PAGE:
Fed up with a widening gap between the haves and have-nots, protestors have taken their grievances public in the form of growing street protests.
Known as the Occupy Wall Street Movement, groups have been forming mostly in the Manhattan area to complain that they don't wield the same political influence over Washington politics as the richest 1 percent of Americans. "We are the 99 percent," they chanted in a recent march.
The protesters believe the financial industry has profited off the backs of the middle class, and the government is not doing enough to intervene to save their homes and jobs.
However far this particular movement spreads, it's not surprising that unrest has developed out of the current economic situation. The Great Recession, precipitated by the housing crash, wiped out much of the previous decades' financial gains of the middle classes, which mostly measure net worth by the value of their homes. Corporate layoffs as a result of the recession only made the situation more tenuous for those struggling to make ends meet.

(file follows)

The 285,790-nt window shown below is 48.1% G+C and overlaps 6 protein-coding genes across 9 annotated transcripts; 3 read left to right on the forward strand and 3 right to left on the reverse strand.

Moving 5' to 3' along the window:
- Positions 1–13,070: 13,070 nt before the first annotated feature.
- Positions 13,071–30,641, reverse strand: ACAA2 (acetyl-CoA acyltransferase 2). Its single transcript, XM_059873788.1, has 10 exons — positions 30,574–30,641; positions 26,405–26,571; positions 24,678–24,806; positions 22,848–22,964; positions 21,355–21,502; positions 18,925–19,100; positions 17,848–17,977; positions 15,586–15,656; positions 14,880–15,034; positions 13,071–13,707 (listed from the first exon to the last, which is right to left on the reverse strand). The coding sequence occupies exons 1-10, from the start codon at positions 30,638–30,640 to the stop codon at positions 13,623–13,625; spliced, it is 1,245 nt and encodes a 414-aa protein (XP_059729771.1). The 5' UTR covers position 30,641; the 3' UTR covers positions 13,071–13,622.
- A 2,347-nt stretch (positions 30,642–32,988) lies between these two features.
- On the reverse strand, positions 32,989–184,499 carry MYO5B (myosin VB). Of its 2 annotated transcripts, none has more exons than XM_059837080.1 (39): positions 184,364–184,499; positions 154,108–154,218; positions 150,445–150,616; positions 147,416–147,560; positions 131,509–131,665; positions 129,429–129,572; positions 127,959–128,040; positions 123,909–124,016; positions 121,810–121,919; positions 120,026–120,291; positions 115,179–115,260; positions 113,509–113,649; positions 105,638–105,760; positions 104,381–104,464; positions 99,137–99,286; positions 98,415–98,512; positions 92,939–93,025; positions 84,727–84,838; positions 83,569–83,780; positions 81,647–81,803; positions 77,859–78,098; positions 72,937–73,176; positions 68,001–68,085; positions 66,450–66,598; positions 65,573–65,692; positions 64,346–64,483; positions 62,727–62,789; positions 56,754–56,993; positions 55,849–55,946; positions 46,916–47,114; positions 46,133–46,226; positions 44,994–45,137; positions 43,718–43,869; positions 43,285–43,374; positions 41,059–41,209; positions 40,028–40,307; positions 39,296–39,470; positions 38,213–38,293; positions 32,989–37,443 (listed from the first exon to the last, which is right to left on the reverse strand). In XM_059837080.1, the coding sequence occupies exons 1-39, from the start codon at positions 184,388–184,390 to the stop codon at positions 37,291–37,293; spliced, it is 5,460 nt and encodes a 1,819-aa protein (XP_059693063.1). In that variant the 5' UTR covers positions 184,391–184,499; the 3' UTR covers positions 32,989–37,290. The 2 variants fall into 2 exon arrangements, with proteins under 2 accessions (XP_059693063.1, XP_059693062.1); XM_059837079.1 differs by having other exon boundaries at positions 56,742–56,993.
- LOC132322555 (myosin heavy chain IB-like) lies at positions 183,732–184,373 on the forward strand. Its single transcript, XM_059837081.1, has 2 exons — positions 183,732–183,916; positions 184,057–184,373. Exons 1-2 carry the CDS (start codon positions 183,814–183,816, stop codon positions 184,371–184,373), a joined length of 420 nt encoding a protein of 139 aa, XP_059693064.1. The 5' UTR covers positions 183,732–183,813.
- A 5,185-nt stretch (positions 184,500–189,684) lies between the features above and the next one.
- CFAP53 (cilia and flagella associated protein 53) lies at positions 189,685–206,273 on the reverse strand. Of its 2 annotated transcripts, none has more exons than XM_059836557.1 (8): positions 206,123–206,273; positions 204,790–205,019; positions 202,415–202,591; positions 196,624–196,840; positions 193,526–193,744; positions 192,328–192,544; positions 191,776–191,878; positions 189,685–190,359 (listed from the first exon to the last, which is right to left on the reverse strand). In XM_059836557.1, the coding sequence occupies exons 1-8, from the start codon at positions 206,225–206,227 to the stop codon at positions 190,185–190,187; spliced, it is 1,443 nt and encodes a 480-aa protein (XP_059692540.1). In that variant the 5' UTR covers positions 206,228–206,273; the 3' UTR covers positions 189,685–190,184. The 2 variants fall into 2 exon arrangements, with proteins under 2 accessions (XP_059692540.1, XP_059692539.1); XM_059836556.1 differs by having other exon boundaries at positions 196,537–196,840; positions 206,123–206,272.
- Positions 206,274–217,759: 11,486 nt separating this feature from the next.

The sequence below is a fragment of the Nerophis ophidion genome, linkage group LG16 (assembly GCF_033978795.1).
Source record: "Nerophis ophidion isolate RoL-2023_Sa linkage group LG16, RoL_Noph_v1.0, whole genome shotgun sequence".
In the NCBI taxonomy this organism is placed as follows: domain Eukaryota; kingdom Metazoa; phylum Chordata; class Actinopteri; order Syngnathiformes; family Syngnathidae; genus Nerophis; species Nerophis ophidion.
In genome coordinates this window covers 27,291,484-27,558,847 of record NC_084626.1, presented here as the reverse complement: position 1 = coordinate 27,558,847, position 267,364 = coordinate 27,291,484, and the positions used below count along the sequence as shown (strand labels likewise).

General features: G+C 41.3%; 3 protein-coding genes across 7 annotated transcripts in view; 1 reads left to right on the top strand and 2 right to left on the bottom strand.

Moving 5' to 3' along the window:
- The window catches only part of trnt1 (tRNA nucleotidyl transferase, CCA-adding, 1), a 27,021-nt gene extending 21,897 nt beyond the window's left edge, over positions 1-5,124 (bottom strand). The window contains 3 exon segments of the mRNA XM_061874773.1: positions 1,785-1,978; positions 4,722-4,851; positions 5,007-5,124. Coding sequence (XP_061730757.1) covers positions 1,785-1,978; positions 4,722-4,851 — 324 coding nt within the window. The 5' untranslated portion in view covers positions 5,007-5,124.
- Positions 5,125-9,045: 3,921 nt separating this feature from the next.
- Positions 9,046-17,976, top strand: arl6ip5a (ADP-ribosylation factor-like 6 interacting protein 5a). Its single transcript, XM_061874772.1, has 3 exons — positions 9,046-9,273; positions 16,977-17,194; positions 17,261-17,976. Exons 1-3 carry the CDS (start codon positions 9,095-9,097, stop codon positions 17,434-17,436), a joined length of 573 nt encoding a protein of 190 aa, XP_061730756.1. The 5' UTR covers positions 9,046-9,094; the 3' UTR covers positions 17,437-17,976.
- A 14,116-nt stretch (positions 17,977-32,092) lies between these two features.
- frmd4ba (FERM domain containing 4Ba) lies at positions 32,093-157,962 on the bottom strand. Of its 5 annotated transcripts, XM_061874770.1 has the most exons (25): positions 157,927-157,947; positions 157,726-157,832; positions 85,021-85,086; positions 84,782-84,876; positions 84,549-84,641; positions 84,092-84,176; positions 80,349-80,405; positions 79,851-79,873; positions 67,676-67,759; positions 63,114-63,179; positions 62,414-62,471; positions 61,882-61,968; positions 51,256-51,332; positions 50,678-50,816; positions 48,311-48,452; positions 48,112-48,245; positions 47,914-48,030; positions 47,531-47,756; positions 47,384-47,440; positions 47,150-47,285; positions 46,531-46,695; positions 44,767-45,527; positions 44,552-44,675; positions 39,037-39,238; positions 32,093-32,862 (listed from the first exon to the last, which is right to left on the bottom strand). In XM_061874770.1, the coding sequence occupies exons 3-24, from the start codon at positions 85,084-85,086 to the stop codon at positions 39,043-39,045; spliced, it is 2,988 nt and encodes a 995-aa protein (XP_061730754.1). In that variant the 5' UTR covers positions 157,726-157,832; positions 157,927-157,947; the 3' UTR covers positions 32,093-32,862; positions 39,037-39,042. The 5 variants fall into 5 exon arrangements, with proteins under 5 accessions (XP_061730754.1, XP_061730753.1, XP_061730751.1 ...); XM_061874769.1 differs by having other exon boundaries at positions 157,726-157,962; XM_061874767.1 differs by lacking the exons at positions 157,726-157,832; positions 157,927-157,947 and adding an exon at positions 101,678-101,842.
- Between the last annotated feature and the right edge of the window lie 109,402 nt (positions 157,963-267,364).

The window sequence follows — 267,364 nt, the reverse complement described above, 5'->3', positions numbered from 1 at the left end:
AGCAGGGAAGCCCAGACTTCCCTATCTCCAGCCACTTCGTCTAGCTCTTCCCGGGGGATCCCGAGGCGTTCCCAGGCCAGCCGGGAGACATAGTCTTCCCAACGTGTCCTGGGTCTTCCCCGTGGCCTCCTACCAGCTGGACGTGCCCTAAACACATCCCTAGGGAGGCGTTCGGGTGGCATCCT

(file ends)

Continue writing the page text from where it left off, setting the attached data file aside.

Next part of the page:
And the protesters are right in that the gap between rich and poor seems to be growing. As reported in the Wall Street Journal, an economist at New York University, Edward Wolff, analyzed wealth in the U.S. and found that the richest 1 percent not only maintained wealth during the recession, but may have even gained some. Because the wealthy hold more of their investments in the stock market, they recovered faster than the rest of the population. In 2007, they held 34.6 percent of all national wealth, according to Wolff. By the end of 2009, they held 35.6 percent. During that same period, the share of national wealth held by the bottom 90 percent fell from 27 percent to 25 percent.
Do you think Wall Street is responsible for the growing gap between rich and poor and that Washington is not doing enough to solve the economic crisis?
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